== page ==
The Tailspin of American Boys and Men

COMMENTARY Civil Society

The Tailspin of American Boys and Men

Apr 2, 2024 7 min read
Brenda Hafera

Assistant Director and Senior Policy Analyst, Simon Center

Brenda is the Assistant Director and Senior Policy Analyst for the Simon Center for American Studies at The Heritage Foundation.
The boy crisis both reflects and contributes to the broader crisis of America and the West. Charday Penn / Getty Images

Key Takeaways

Many boys and men are struggling to flourish in their roles as sons, students, employees, and fathers.

Boys learn how to become good men by imitating a good man, and the mentors of their lives are their fathers.

Solutions to the boy crisis must put forth a substantive view of marriage, revitalizing religious institutions, and honoring fatherhood and male mentorship.

Many boys and men are struggling to flourish in their roles as sons, students, employees, and fathers, and to achieve the sense of purpose that comes from being rooted within marriages, communities, churches, and country.

Much of the literature on the boy crisis contains impressive, even essential social science work that clearly demonstrates that boys and men are falling behind. My recent essay, “Men Without Meaning: The Harmful Effects of Expressive Individualism,” is an attempt to distill this literature and explore how expressive individualism—the notion that the inner self is the true self and is radically autonomous—plays a central role in the boy crisis. 

The ascendance of expressive individualism, which can be traced to the Sexual Revolution, is partially responsible for the breakdown of marriage and has gained a foothold in religious institutions. Among others, it combines the thinking of Simone de Beauvoir, who divorced sex from gender; psychologist Sigmund Freud, who elevated human sexuality as central to identity; and philosopher Jean-Jacques Rousseau, who argued that man is innocent and corrupted by society.

Political scientist Warren Farrell and counselor John Gray’s The Boy Crisis: Why Our Boys are Struggling and What We Can Do About It is the go-to text for understanding the dad deprivation that is the primary cause of the boy crisis. It lays out how a dad’s presence can positively impact a child’s scholastic achievement, verbal intelligence and quantitative abilities, and development of trust and empathy. Likewise, it shows that the absence of a father’s presence increases the likelihood that a child will drop out of school, commit suicide, use drugs, become homeless, end up in poverty, develop hypertension, and be exposed to or commit bullying and violent crime, including rape.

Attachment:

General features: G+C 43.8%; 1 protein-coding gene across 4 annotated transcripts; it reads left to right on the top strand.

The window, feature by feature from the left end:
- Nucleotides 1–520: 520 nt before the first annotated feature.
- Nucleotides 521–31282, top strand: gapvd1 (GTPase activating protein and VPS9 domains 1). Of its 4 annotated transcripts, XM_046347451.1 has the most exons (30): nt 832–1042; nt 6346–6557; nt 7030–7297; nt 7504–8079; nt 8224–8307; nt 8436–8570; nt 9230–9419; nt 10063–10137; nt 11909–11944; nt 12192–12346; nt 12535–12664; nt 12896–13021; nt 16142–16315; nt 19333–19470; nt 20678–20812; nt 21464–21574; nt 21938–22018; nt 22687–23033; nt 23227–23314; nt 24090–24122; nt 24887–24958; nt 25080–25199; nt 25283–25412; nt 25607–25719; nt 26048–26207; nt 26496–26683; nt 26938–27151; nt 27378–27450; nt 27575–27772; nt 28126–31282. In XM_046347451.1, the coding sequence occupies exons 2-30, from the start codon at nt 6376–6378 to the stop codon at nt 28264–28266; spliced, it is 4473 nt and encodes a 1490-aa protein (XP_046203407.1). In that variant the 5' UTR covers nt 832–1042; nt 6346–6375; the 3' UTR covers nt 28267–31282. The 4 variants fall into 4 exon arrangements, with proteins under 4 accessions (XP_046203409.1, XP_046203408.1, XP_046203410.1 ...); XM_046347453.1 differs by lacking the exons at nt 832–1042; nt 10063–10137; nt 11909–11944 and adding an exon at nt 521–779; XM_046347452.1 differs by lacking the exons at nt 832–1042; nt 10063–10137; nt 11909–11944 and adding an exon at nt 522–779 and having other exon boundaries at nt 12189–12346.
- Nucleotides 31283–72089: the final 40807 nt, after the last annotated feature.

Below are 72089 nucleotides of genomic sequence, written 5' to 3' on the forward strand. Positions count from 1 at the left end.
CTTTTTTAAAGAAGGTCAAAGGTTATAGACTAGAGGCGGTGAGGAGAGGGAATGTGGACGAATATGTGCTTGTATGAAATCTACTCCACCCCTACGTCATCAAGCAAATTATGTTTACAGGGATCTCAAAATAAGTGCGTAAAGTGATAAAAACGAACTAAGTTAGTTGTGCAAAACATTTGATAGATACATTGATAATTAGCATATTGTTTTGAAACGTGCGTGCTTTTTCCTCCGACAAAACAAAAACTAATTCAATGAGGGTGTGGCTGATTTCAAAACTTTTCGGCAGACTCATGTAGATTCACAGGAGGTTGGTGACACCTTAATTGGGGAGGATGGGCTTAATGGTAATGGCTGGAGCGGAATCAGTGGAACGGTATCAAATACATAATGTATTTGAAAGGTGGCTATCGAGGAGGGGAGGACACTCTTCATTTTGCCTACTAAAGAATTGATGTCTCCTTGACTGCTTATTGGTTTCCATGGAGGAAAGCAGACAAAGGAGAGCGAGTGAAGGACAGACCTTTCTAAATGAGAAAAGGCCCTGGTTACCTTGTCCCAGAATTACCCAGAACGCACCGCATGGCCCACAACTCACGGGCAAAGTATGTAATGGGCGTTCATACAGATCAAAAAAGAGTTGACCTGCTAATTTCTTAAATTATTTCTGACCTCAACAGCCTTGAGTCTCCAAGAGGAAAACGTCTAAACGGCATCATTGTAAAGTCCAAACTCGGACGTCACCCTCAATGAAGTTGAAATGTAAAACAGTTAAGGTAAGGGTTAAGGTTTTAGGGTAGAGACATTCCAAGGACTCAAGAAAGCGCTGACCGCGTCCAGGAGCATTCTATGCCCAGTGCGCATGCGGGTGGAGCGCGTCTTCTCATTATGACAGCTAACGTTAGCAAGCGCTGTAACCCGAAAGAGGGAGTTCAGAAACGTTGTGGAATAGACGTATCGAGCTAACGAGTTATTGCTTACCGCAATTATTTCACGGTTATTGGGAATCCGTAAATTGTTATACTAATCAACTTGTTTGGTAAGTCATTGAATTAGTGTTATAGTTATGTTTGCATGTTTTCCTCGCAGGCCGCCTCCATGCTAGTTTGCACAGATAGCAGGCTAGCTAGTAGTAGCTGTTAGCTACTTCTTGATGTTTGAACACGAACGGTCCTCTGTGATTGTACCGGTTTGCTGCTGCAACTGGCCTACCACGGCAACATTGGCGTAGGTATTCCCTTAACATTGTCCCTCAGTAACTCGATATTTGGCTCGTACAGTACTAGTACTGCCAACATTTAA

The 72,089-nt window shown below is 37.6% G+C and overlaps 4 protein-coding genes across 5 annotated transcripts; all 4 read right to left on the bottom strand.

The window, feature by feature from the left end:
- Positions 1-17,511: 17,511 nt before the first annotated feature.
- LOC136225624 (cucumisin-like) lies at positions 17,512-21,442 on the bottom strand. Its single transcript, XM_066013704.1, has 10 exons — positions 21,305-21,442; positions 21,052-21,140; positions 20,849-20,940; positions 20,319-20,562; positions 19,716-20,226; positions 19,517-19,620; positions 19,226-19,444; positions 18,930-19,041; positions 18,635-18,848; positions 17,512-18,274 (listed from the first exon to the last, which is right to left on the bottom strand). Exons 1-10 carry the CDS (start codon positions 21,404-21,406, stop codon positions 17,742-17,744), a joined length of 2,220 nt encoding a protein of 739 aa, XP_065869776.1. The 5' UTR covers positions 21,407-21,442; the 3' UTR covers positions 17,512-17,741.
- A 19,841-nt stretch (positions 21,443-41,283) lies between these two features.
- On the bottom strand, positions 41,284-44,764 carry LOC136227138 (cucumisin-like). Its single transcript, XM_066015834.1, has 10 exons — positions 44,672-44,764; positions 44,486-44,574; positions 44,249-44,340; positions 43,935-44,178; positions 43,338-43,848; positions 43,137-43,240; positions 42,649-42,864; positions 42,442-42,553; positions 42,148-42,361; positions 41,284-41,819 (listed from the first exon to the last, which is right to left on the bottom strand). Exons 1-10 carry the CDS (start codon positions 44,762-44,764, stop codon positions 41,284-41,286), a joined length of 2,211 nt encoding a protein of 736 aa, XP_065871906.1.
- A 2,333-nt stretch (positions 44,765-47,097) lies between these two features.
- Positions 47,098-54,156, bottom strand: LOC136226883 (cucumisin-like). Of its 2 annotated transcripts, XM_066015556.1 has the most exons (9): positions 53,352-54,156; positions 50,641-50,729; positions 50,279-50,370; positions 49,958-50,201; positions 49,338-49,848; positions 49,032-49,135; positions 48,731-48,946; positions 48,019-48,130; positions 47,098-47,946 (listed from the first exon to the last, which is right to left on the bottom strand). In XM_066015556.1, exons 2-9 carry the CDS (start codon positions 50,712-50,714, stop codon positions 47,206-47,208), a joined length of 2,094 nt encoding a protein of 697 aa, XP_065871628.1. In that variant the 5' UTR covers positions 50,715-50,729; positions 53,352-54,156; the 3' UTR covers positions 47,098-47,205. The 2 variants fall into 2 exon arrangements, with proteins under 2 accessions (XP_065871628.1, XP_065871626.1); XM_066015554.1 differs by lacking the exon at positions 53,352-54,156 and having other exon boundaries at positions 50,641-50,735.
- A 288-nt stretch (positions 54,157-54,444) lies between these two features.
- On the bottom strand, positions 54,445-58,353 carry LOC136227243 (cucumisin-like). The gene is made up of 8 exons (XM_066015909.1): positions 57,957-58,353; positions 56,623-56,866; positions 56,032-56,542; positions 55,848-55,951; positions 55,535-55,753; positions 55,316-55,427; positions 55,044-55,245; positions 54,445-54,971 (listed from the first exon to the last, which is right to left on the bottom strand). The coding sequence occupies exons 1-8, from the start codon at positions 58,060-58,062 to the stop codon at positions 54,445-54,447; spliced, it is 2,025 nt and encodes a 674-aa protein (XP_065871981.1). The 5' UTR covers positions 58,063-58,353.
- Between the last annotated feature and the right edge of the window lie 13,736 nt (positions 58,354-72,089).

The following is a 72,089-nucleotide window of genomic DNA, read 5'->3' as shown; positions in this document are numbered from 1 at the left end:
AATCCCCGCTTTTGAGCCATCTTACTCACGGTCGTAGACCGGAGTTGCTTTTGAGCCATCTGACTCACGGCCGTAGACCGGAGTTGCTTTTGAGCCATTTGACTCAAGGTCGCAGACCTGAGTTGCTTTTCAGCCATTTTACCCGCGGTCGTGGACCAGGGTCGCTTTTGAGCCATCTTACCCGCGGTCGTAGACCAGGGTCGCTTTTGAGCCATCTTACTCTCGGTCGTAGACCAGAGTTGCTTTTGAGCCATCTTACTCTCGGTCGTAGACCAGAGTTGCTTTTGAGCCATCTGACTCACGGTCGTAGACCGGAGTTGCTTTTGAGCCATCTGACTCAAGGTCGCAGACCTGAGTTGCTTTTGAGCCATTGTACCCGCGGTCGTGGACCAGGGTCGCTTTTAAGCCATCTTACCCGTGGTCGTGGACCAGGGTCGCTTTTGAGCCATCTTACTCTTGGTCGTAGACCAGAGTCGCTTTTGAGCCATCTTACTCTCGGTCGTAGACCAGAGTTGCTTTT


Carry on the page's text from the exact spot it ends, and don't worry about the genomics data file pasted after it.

>>> Men Without Meaning: The Harmful Effects of Expressive Individualism

Fathers, like mothers, contribute in unique and indispensable ways to the raising of children. One example is through play, which helps children develop, learn the limits of their bodies, and properly channel aggression. According to, “Theorizing the Father-Child Relationship: Mechanisms and Developmental Outcomes”: “Children seem to need to be stimulated and motivated as much as they need to be calmed and secured, and they receive such stimulation primarily from men, primarily through physical play.”

Dad deprivation is especially disastrous for boys. As mimetic creatures, theoretical arguments about masculinity and virtue fall short of a father’s lived witness of their mastery. Boys learn how to become good men by imitating a good man, and the mentors of their lives are their fathers.

Thanks to expressive individualism’s effect on our moral imagination, however, today many people dismiss the benefits of embodied play and assume that fathers and mothers are interchangeable. We have accepted the premises that the mind and body are disconnected and the body is unimportant.

Expressive individualism has also changed the way we think about marriage, making it more fragile. Marriage is no longer geared towards the character formation of each spouse and to providing a loving environment for the raising of children, but rather is now primarily viewed as a means to achieving emotional satisfaction and personal improvement. Rather than both husband and wife sacrificing for the good of the marriage, each spouse aims separately to achieve his and her personal subjective idea of “self-actualization.” 

As Andrew Cherlin, a sociology and public policy professor at Johns Hopkins University, articulates in The Marriage-Go-Round: The State of Marriage and the Family in America Today, marriages based on expressive individualism involve:

Growing and changing as a person, paying attention to your feelings, and expressing your needs…[M]arriages are harder to keep together, because what matters is not merely the things they jointly produce—well-adjusted children, nice homes—but also each person’s own happiness.

Over twenty years ago, in The War Against Boys: How Misguided Policies are Harming Our Young Men, philosopher Christina Hoff Sommers drew attention to the fact that boys were falling behind in school. Some of the precipitating causes were newer, such as zero tolerance policies, the decline of free play and recess, and the rise of a self-esteem centered safety culture. Others reach back much further. Our education system, in many ways, is not designed for boys. Simultaneous shifts in our economy have lengthened the time spent in school and raised the stakes of getting an education.